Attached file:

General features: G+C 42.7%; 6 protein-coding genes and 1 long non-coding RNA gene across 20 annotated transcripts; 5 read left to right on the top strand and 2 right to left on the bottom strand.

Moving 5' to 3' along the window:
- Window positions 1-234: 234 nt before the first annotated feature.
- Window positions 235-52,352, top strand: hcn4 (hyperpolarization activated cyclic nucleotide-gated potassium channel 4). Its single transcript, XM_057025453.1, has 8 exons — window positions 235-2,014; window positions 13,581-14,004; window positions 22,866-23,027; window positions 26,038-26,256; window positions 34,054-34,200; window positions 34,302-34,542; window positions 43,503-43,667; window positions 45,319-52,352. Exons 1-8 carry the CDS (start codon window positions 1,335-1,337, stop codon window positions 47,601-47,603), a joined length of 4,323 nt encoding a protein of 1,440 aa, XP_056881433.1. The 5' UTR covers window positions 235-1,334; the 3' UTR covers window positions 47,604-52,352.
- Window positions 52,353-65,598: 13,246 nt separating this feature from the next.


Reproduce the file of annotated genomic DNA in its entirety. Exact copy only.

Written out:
General features: G+C 42.7%; 6 protein-coding genes and 1 long non-coding RNA gene across 20 annotated transcripts; 5 read left to right on the top strand and 2 right to left on the bottom strand.

Moving 5' to 3' along the window:
- Window positions 1-234: 234 nt before the first annotated feature.
- Window positions 235-52,352, top strand: hcn4 (hyperpolarization activated cyclic nucleotide-gated potassium channel 4). Its single transcript, XM_057025453.1, has 8 exons — window positions 235-2,014; window positions 13,581-14,004; window positions 22,866-23,027; window positions 26,038-26,256; window positions 34,054-34,200; window positions 34,302-34,542; window positions 43,503-43,667; window positions 45,319-52,352. Exons 1-8 carry the CDS (start codon window positions 1,335-1,337, stop codon window positions 47,601-47,603), a joined length of 4,323 nt encoding a protein of 1,440 aa, XP_056881433.1. The 5' UTR covers window positions 235-1,334; the 3' UTR covers window positions 47,604-52,352.
- Window positions 52,353-65,598: 13,246 nt separating this feature from the next.